Indian researchers develop app to identify autistic children



A team of researchers from the Indian Institute of Technology (IIT) Bombay and AIIMS has developed an app that aims to bridge gaps in autism screening for families in low and middle-income countries.

The low-cost app called START (Screening Tools for Autism Risk using Technology) can be used by community healthcare workers to quickly and inexpensively identify children with autism and related neurodevelopmental disorders in India, said the researchers, which also include those from the universities of London and Reading in the UK.

The app makes use of a series of tests that measure different domains of behavior associated with autism and related neurodevelopmental disorders. Children with neurodevelopmental conditions preferred looking at geometric patterns rather than social scenes, were fascinated by predictable, repetitive sensory stimuli, and had more trouble completing precise tasks with their hands.

The app also included questions for parents, combining all the scores to help distinguish autistic from non-autistic children. The families and healthcare workers using the app said START is easy to use, fun for children to take part in, and could be used in family homes even with background noise and distractions.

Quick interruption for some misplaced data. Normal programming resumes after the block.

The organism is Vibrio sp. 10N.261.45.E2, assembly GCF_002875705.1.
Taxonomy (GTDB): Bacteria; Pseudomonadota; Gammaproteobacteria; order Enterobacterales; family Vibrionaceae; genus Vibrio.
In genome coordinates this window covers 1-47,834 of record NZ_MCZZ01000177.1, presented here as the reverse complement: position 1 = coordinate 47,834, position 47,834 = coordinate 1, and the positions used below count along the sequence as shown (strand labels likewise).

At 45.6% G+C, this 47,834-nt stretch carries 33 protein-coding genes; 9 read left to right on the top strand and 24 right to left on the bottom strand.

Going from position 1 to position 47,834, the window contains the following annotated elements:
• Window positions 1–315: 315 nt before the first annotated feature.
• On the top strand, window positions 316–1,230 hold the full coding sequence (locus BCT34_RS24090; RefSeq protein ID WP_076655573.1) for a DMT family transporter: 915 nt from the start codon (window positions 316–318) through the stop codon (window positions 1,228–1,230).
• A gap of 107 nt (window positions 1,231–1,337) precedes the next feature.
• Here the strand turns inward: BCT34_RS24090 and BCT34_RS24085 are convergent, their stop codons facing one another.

Researchers from India, the UK, and the US tested the app with 131 children aged between 2 and 7 years, living in low-resource localities of Delhi. The tests were carried out using START at the homes of the children, by non-specialist healthcare workers who have studied till high school.

Through a series of simple games, questions, images, and activities on a tablet computer – such as popping bubbles and looking at patterns and images. The app measured the social preference, sensory interests, and motor skills of the children.

The results, published in the journal Autism, showed that the app was 86 percent accurate in identifying children with any neurodevelopmental disorders, and 78 percent accurate in specifically identifying autism. This performance is significantly higher than standard screening assessments for neurodevelopmental disorders used by non-specialists.

According to Professor Bhismadev Chakrabarti, director of the Centre for Autism at the University of Reading, the results could help faster identification of children with autism and other neurodevelopmental disorders, in all parts of the world.

“Autism is diagnosed by highly trained professionals, but most autistic people live in parts of the world that harbor few or no such autism specialists, and with little autism awareness. So many autistic people go undiagnosed, misdiagnosed, or misunderstood, so we designed the START app to identify autism and related conditions anywhere. The START app puts a successful screening tool for autism and related conditions into the hands of the people already working in communities for children’s health,” Chakrabarti said.


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